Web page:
Jed Wallace has made it clear that he will keep a simple approach to taking penalties.
The Millwall winger scored from the spot in the 1-1 draw with Hull City before the international break.
But Wallace will not be switching to the languid style of Charlton Lyle Taylor, whose walk up could best be described as a slow stroll.
“I remember watching it [Taylor’s penalty against Reading] and thinking I had my Sky remote on rewind times two,” said the Lions attacker. “I walk faster around Bluewater when I go shopping!
“Fair play to him – it looks amazing if it comes off. When it doesn’t it probably won’t look so good.
“I’ve got to hold my hands up to Lyle and say I think it’s brilliant. I’d like to see him take it a step further and put a cigar in his mouth while he’s doing it!
“Everyone has their different styles. [Paul] Pogba does one with his different steps. I’m very much of the opinion that a lot of better players than me have missed them. It’s the old cliche but the main thing is looking to hit the target.
“I practise a few different things after training every day with the whole group and on Friday afternoon I will take a few penalties.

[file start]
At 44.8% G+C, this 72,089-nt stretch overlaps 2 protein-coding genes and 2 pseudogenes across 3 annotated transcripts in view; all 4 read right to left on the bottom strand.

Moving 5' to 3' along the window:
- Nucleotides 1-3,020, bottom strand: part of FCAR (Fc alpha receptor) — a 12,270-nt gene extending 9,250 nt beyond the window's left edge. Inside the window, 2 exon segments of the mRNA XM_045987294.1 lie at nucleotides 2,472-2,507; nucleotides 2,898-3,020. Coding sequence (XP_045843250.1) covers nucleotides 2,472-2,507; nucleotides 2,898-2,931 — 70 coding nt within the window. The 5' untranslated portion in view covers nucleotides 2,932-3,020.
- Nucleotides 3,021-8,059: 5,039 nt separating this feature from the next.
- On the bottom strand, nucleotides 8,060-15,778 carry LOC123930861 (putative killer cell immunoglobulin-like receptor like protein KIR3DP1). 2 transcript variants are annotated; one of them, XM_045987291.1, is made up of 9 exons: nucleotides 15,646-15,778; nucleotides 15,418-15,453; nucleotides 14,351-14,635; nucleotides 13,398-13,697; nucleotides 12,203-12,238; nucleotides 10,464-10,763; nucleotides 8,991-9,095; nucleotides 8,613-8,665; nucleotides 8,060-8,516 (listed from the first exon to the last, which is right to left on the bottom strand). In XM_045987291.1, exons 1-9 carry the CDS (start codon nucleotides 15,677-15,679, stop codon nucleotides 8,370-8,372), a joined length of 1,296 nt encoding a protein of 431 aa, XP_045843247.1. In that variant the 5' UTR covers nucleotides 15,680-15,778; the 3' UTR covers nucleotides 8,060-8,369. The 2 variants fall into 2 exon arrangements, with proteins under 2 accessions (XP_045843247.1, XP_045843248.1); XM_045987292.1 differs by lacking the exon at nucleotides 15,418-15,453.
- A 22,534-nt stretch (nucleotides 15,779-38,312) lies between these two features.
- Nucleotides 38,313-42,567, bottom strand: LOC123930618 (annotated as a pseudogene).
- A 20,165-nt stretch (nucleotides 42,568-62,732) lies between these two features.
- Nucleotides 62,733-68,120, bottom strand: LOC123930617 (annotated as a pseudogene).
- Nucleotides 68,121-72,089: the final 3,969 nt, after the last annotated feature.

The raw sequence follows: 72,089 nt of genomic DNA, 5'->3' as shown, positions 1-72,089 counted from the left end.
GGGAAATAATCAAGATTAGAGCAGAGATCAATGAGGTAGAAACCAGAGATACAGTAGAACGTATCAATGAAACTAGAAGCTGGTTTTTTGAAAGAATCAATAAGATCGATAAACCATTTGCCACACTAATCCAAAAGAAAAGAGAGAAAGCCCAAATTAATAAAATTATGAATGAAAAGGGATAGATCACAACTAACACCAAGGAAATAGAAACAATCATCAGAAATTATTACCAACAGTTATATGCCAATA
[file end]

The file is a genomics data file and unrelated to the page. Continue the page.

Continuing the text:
“I’ve taken a few in my career and it is about mixing it up so you are not too predictable for opposition goalkeepers.
“I’m just glad it went in [against Hull City].”
Shaun Williams has been one of the main designated takers for Millwall in recent seasons.
“We are an honest group so I don’t think you are going to see an argument on the pitch about who is taking a penalty,” said Wallace.
“A few of the boys would take them. Willo has had an unbelievable record in his career but has missed the last couple. It’s not a proud dressing room – it’s a team environment. Willo is the first to say: ‘Why don’t you take it and mix it up a little bit?’
“On another day if Bradders [Tom Bradshaw] has got two goals and is on a hat-trick – we’re winning 2-0 – then, who knows, he might take it.
“We should be getting more penalties than we have been awarded – people are manhandling Coops [Jake Cooper] and big Smudge [Matt Smith] from set plays.
“I need to practise about 500 a day to get as good as Harry Kane.”
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